All those possibilities, and all the flawed and fascinating history of baseball, are present between the foul poles of every game. Watching a baseball game, to me, was like watching a living dream.
Even as bitterness and cynicism overtook everything else, baseball remained a source of serenity and joy over the years that couldn't be crushed by Pete Rose's disgrace, or the periodic strikes and lockouts that soured fair-weather fans, or even the idiotic worship of baseball's least-inspiring play, the Home Run Derby.
I can't remember when it happened, but suddenly, people started paying attention to this All-Star Game exhibition that epitomized everything I hated about the modern baseball fan. To be fair, everyone hates the baseball fans that come after them, but these were people of my generation giving a crap about a glorified batting practice session. To start with, it's a stupid fucking name, because hitting a "home run" in batting practice is like telling someone you seduced your Fleshlight. Sure, it's possible to fail at that, but success is really nothing to brag about.
Don't get me wrong, I appreciate a good home run as much as the next guy, but context is everything. A solo shot into the short porch can be earth-shattering if it happens in the bottom of the ninth during a tie game, just as a monster shot can be a blip in the seventh inning of a blowout. But as for the magic that suffuses the spirit of the game, the home run is a poor example.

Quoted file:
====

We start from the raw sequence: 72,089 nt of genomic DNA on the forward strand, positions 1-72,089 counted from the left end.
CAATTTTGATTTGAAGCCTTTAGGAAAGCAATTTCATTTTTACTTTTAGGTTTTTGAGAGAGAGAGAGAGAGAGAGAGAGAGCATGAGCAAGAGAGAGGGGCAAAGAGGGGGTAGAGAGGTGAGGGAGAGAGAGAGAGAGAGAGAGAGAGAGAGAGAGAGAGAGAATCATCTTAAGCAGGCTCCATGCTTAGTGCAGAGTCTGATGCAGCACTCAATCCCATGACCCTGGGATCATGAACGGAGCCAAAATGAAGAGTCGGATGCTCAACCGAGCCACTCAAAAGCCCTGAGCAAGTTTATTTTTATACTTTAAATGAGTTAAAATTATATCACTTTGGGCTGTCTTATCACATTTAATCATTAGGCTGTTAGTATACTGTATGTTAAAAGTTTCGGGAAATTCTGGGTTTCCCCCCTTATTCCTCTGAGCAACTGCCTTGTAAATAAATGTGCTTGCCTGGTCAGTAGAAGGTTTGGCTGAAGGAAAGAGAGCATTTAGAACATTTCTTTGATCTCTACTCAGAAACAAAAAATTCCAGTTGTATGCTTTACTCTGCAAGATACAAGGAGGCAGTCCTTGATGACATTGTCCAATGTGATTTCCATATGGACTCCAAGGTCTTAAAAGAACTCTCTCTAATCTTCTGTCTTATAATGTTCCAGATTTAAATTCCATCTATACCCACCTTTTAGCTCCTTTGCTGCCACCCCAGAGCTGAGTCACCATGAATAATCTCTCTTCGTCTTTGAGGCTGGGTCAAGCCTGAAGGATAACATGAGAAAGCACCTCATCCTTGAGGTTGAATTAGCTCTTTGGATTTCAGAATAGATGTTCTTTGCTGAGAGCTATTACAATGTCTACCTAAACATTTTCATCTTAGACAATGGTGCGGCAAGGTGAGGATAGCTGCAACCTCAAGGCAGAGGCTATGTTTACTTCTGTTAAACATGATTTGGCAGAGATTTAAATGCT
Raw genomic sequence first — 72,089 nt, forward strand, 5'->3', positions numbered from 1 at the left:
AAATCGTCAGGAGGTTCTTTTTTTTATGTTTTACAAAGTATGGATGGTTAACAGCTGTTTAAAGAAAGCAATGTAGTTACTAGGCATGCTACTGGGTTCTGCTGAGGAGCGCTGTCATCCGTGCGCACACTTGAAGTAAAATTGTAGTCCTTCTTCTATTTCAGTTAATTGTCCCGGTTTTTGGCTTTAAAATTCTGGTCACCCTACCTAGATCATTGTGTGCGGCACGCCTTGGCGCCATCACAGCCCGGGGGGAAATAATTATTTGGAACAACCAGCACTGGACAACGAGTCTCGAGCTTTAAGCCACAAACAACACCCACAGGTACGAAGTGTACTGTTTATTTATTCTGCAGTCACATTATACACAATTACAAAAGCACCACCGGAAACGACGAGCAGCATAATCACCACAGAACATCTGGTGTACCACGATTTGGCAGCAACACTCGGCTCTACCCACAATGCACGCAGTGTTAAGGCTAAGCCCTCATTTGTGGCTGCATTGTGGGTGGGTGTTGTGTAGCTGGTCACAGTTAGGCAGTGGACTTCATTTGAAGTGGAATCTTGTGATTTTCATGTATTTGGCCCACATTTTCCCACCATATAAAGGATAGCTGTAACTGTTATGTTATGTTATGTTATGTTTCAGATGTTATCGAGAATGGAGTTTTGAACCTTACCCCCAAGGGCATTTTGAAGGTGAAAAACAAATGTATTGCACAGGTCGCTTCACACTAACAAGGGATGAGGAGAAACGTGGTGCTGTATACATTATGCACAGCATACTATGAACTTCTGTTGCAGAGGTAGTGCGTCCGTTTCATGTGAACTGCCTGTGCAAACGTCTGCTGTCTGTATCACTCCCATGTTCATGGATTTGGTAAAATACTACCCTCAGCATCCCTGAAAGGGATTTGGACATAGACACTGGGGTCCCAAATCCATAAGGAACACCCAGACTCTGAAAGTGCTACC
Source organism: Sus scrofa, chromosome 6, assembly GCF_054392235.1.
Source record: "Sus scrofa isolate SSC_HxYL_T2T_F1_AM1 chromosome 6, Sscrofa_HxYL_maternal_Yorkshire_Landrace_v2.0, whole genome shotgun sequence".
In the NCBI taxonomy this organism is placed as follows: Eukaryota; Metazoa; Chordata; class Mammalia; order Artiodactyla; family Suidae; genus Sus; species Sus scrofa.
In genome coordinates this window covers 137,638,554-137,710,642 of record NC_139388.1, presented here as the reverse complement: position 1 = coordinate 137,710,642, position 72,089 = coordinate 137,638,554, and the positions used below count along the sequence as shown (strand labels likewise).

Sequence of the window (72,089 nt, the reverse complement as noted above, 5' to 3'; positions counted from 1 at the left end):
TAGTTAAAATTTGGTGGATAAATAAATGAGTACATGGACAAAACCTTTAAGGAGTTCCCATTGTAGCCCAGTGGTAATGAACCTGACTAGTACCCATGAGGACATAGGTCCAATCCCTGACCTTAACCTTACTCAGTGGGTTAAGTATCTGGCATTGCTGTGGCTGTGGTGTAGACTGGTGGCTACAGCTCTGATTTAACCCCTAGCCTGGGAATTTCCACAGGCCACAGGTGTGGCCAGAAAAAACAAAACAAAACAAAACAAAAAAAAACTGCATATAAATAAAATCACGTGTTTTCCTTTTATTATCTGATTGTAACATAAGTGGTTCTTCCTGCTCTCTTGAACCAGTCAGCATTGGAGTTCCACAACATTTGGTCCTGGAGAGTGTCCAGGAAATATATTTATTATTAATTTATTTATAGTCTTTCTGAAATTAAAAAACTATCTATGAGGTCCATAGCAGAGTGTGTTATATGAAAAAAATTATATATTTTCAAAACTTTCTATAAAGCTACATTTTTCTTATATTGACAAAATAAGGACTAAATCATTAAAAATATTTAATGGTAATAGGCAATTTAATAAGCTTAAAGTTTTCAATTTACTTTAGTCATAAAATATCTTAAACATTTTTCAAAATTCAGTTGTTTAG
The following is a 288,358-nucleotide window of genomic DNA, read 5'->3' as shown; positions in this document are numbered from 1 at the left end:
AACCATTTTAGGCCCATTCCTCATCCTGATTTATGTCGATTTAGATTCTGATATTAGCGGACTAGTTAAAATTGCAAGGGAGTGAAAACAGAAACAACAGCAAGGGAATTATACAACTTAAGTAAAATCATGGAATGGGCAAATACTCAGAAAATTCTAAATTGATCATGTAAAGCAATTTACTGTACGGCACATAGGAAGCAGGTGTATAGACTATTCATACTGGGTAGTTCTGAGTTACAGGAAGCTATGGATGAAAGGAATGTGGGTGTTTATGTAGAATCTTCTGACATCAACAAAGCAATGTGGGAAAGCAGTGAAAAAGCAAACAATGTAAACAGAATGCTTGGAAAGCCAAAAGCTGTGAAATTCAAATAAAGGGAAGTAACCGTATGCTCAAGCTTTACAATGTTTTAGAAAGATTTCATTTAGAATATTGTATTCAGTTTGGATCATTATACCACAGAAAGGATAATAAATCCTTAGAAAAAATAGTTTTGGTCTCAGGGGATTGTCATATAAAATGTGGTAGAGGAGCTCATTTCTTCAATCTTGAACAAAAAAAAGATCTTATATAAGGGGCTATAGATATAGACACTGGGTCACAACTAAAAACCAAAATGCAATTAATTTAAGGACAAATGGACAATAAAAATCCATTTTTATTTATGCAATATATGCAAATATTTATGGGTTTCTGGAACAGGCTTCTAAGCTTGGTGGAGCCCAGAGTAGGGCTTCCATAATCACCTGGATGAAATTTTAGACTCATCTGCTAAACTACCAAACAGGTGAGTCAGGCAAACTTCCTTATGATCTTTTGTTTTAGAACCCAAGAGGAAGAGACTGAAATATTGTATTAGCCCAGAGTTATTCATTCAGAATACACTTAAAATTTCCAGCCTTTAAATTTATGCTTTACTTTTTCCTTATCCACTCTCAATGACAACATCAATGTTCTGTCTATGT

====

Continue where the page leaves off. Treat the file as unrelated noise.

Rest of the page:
Everything that was ruining baseball for me came to a head in one moment in 1999. All the greed and brutish dipshittery snowballed during the 1998 home run chase between 'roidheads Mark McGwire and Sammy Sosa, compounded by every infielder who could suddenly hit 30 homers a year, but it was at the 1999 World Series that they all combined in a supernova of disgust.
Before game two of the series in Atlanta, they introduced the members of the "All-Century Team," which I already knew included Pete Rose. As greats like Willie Mays and Ted Williams and Hank Aaron took the stage, the crowd applauded, but those cheers were eclipsed by those for Mark McGwire, who showed up in jeans and an elbow-patch jacket like he wasn't a multi-millionaire whore who had shit all over the gods who flanked him, but just some down-to-earth regular Joe who couldn't be bothered with fancified duds.
That probably would have been enough, but then Pete Rose came out to sully that stage, and he got the biggest ovation by far. It was at that moment that I realized things had been done to my game that could never be undone, and even if they could, no one else seemed to want them to be undone.
It wasn't until I lost it that I realized what a source of spiritual comfort the game had been for me, and maybe in a few more years, I'll figure out what it is that replaced it, and what I'll lose next.